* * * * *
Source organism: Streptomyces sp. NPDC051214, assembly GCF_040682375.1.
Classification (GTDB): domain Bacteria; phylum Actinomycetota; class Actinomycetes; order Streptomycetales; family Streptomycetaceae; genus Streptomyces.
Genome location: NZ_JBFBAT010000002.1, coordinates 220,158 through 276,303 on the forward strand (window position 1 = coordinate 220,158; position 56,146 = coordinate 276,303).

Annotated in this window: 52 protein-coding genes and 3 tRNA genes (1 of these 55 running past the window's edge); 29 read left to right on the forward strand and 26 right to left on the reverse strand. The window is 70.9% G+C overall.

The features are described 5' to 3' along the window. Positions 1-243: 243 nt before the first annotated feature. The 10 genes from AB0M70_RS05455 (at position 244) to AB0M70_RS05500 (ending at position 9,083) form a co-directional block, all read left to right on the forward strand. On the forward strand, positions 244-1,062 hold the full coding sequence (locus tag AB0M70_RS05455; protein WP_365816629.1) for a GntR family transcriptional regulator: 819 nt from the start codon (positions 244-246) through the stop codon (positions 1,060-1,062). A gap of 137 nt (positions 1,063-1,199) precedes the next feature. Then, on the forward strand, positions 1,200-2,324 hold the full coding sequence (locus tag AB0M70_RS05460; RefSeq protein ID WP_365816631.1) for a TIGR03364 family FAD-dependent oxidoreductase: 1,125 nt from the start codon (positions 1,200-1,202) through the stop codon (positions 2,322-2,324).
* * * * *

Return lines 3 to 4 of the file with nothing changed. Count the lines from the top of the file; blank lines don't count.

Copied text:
Genome location: NZ_JBFBAT010000002.1, coordinates 220,158 through 276,303 on the forward strand (window position 1 = coordinate 220,158; position 56,146 = coordinate 276,303).

Annotated in this window: 52 protein-coding genes and 3 tRNA genes (1 of these 55 running past the window's edge); 29 read left to right on the forward strand and 26 right to left on the reverse strand. The window is 70.9% G+C overall.